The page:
The Dom Post editorial:
There is a good argument for getting tougher with those living overseas who won’t repay their loans. Too many have decided to ignore their obligations.
Now the Government will require them not only to repay more quickly, but it also warns that persistent defaulters may be arrested at the airport.
This is punitive, unpleasant, and likely to be unpopular in a democracy that prefers the carrot to the stick. But nobody can complain.
The Government, after all, has taken a gradual approach. It offered amnesties and a chance to come to an arrangement with the IRD. It has also made it technically easier and cheaper to transfer the money home.
Many have responded reasonably: $64 million in outstanding loans has been repaid. However, some have ignored the offer and refused to repay. That can’t continue.
After all, if the people concerned had a low income and found it genuinely hard to repay, they were free to argue the point and try to make a deal with the tax-gatherer. Others could easily repay their loans but simply ignored the Government’s inquiries.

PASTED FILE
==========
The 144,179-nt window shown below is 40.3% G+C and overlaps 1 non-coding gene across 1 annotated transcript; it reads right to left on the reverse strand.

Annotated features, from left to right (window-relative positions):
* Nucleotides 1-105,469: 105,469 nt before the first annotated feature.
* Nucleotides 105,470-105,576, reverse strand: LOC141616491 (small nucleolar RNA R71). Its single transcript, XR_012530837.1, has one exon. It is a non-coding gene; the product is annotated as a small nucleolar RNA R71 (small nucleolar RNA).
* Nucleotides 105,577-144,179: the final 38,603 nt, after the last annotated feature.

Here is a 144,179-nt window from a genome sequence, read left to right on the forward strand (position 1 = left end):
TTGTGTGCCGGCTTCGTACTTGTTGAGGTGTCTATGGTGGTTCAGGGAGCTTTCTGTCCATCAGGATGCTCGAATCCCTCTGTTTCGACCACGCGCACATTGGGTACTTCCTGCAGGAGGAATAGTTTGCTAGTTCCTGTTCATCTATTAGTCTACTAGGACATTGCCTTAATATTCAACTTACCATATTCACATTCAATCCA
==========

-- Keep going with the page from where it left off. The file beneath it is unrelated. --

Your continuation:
Those who have refused to do anything now face the threat of the bailiffs and, if they persist, of arrest. It’s hard to know what else the Government could do. Those who refuse to respond are breaking the social contract.
The social contract has responsibilities on both sides.
Students, after all, do not pay the full cost of their tertiary education. Even with the loans, they are being subsidised by the taxpayer. In return for that aid, however, they must make a contribution themselves.
This does not threaten the hallowed institution of OE, as Labour claims, or make it less likely that our high-fliers will return to the nest. Those who do their OE can’t just leave their fiscal obligations behind them. And highly -skilled people who stand to earn big salaries during their lifetimes can expect no sympathy if they default on their loans.
Repaying a loan should not be seen as optional.
The editorial however criticizes students aged over 40 having to get loans, instead of allowances.